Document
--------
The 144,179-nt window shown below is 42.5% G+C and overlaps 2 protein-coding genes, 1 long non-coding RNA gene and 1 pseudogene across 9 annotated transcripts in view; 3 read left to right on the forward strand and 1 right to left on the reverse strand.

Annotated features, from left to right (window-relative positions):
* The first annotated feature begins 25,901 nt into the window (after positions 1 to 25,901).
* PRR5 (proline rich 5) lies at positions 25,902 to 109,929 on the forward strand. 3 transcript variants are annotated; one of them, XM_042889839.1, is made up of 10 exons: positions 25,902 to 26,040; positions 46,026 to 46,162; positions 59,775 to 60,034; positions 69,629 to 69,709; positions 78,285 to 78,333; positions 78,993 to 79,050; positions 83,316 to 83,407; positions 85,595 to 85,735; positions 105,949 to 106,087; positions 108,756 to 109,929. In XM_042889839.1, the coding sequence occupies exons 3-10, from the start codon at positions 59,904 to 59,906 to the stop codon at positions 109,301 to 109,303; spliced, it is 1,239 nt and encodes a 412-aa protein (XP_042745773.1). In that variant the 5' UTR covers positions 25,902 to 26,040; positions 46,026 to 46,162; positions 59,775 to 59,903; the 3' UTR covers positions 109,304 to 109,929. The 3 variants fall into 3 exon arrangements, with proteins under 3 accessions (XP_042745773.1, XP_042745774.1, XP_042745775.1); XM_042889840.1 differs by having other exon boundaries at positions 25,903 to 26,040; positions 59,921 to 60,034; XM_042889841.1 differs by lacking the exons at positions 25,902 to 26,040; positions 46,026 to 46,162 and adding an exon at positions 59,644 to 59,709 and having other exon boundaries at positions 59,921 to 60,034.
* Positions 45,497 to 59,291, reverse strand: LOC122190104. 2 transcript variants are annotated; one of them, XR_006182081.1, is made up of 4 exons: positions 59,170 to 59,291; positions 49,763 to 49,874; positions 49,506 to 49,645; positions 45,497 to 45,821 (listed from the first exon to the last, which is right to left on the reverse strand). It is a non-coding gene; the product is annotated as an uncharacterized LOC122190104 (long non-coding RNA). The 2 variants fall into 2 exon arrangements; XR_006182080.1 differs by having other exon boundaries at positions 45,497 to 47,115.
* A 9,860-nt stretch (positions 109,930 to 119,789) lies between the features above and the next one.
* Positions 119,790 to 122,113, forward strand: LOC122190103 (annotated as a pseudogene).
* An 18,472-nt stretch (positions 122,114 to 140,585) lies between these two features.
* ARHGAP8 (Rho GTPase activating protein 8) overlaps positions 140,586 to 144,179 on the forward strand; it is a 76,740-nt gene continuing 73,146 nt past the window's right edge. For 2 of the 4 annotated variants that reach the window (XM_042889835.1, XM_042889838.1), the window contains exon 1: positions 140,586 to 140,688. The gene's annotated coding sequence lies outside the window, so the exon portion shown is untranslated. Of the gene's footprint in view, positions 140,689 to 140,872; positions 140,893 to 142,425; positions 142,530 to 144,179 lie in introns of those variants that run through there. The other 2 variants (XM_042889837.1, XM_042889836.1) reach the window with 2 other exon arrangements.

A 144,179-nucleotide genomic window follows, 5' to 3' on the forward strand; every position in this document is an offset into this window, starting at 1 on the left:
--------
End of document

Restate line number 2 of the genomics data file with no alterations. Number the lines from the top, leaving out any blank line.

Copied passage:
Annotated features, from left to right (window-relative positions):